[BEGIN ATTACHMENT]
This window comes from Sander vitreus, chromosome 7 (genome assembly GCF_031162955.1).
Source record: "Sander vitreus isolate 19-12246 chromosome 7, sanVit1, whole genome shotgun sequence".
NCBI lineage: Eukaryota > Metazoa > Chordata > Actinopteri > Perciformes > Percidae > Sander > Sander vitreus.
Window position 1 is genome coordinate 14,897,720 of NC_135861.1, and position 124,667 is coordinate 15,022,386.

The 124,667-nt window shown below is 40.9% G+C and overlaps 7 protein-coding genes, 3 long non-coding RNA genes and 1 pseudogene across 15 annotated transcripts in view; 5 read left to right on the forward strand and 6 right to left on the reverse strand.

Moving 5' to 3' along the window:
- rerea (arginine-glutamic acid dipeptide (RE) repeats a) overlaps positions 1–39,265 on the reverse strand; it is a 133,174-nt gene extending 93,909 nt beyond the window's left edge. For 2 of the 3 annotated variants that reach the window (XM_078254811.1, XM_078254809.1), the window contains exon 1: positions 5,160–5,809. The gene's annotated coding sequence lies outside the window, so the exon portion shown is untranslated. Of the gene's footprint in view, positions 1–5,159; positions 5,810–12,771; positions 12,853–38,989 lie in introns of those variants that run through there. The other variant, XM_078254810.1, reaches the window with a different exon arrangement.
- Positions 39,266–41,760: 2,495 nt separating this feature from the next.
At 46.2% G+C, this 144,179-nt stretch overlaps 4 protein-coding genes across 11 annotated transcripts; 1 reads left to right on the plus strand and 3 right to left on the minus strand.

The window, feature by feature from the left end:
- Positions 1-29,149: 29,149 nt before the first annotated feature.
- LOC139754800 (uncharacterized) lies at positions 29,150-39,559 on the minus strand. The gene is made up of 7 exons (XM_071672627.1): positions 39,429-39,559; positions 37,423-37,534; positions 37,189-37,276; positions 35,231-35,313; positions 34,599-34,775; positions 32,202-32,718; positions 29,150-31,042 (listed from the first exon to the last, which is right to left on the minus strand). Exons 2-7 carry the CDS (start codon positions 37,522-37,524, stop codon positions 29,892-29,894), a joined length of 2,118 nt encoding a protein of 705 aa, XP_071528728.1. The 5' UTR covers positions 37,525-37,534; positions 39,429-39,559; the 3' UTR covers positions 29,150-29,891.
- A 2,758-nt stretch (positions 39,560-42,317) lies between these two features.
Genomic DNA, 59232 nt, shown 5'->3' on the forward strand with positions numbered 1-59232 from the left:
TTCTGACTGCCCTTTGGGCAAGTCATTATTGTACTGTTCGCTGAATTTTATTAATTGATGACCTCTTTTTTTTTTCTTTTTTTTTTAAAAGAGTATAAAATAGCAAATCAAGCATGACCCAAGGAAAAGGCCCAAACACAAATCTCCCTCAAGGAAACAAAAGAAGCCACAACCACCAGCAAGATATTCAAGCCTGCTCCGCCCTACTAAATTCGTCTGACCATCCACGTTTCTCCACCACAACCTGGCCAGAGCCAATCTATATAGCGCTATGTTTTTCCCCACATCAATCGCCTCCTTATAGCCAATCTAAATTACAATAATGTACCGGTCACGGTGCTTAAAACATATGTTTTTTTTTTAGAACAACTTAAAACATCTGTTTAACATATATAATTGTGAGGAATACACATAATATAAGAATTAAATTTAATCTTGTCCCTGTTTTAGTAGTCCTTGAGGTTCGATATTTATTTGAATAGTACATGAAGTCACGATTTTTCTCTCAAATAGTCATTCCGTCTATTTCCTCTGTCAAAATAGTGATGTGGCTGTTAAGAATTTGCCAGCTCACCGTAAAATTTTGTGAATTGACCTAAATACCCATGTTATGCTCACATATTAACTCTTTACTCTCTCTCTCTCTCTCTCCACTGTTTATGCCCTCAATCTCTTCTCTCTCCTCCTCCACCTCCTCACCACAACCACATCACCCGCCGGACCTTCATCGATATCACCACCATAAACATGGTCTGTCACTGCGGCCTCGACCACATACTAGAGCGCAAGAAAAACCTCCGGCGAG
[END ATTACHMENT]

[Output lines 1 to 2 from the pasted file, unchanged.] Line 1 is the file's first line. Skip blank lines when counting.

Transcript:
This window comes from Sander vitreus, chromosome 7 (genome assembly GCF_031162955.1).
Source record: "Sander vitreus isolate 19-12246 chromosome 7, sanVit1, whole genome shotgun sequence".